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Woodcraft of Harrisburg

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harrisburg-retail@woodcraft.com

3831 Union Deposit Road
Harrisburg, PA 17109
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Casting: Which Resin to Use?

I recently started turning hybrid blanks because I liked the freedom of choosing different combinations of wood and colored resin. After some research and testing, I settled on Alumilite Clear, a urethane based resin.

Benefits to using a urethane resin over other types include low odor, quick set times, and a finished product that can be brought to a mirror polish. Alumilite Clear resin will be ready to machine in 24 hours, while other resins can take up to 72 hours.

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Finished hybrid blank and Alumilite

To eliminate air bubbles from the casting, I needed to use a pressure pot during the curing process. Unlike epoxy resins, using a propane torch will not work due to the speed at which Alumilite cures. I used between 35 to 40 psi of pressure on the poured casting for no more than 90 minutes. I quickly learned to be very exact while weighing the two parts of the resin as variances caused longer or incomplete drying times.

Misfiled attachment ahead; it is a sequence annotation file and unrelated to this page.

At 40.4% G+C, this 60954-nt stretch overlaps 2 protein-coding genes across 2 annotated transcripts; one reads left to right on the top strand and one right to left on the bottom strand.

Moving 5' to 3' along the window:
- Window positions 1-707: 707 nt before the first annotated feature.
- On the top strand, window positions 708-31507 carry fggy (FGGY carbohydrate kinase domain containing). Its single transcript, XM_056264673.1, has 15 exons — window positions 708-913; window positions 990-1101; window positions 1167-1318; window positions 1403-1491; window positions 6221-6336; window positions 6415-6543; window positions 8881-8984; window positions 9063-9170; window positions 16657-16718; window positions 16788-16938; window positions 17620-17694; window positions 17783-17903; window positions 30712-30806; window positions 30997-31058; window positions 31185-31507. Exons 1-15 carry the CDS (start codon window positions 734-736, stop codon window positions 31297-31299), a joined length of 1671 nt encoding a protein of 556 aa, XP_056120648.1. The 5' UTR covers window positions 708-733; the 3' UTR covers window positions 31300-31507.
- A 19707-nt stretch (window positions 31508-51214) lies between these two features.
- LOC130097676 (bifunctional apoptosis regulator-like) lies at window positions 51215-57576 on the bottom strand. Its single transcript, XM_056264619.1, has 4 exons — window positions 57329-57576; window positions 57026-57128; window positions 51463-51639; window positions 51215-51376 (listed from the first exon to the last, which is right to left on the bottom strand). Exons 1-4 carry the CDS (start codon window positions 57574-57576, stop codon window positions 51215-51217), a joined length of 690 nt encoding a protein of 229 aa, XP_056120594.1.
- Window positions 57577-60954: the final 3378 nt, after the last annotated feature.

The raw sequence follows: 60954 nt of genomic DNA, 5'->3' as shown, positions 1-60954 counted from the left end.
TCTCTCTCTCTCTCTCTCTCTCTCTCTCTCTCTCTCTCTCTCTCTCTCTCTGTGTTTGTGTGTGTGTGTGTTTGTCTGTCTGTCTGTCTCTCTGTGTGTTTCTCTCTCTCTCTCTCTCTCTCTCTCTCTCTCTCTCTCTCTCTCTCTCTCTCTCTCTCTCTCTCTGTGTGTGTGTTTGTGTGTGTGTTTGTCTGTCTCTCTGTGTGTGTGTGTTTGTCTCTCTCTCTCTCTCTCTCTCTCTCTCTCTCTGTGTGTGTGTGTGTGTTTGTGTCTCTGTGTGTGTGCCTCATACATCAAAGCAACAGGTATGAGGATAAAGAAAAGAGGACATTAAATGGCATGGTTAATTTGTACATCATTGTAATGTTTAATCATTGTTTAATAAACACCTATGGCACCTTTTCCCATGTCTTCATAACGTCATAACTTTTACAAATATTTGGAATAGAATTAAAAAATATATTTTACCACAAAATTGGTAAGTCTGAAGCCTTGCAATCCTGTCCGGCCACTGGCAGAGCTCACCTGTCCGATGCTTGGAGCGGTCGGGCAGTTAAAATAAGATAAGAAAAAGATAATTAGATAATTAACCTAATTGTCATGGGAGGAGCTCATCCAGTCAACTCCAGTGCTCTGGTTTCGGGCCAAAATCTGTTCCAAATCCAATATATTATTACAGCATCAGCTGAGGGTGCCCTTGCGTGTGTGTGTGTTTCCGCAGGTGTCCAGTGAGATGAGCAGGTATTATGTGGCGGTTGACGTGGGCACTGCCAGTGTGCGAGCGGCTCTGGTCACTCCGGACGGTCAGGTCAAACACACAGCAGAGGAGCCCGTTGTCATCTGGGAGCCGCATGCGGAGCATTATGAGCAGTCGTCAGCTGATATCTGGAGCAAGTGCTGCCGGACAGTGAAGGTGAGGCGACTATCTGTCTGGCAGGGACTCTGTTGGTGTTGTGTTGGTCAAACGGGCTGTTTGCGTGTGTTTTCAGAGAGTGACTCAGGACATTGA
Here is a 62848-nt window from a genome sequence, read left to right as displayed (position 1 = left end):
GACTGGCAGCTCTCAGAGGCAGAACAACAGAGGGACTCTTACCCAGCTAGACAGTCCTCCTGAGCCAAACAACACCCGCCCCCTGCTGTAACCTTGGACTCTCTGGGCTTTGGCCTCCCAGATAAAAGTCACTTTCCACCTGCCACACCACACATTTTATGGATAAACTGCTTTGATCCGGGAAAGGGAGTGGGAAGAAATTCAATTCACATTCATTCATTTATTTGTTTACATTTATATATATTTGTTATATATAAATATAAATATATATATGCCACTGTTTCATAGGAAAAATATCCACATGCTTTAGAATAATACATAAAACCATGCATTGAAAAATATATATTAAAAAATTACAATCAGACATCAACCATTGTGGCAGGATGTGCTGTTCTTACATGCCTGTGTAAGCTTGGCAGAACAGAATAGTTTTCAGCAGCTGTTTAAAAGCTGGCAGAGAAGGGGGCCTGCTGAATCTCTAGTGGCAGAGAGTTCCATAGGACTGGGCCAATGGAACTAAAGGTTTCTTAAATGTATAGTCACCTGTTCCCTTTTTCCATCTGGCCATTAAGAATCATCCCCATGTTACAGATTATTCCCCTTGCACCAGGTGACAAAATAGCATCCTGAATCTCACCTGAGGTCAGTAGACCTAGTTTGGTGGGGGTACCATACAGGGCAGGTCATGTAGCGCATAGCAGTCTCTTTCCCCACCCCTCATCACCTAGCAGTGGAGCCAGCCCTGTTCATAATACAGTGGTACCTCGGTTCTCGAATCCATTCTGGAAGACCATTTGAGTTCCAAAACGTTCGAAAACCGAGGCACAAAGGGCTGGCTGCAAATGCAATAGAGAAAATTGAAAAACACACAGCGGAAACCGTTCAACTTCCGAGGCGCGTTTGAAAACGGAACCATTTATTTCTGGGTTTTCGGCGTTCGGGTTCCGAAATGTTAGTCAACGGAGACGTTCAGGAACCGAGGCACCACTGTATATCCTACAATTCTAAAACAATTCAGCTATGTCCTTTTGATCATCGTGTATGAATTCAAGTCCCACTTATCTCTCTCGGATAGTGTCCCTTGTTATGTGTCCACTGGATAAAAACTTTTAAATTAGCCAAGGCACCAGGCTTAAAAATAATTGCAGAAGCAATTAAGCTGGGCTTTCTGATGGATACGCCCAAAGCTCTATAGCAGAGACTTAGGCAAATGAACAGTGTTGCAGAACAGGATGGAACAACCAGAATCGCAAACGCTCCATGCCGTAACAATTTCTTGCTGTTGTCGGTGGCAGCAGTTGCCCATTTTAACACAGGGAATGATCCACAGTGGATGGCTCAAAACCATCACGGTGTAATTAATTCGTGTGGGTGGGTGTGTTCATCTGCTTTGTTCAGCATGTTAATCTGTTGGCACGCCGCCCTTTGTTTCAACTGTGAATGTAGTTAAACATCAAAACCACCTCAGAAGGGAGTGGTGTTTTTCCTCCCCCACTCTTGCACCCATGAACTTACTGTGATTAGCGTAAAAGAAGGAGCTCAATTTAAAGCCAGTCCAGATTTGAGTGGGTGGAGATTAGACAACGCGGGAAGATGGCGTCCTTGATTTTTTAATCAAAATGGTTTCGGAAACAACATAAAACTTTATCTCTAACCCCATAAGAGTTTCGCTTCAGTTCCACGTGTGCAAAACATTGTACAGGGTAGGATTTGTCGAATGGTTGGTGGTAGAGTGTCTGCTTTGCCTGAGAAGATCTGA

I started with Australian burls for the wood base and used both TransTint and Alumidust in the resin. I quickly found a little bit goes a long way—the first casts were almost too opaque to see the burl.

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The author turning a hybrid blank

Alumilite is not meant for stabilizing wood. Other resins such as System Three MirrorCast are much better suited for stabilization or filling cracks and voids. I tried using MirrorCast for one of my hybrid blanks, but found the cure time was too long and the finished product had a slightly colored tone.

Looking back, I’m glad I decided to try my hand at casting and turning hybrid blanks. Not only was it a great learning experience, I feel there is a long road of experimentation ahead.

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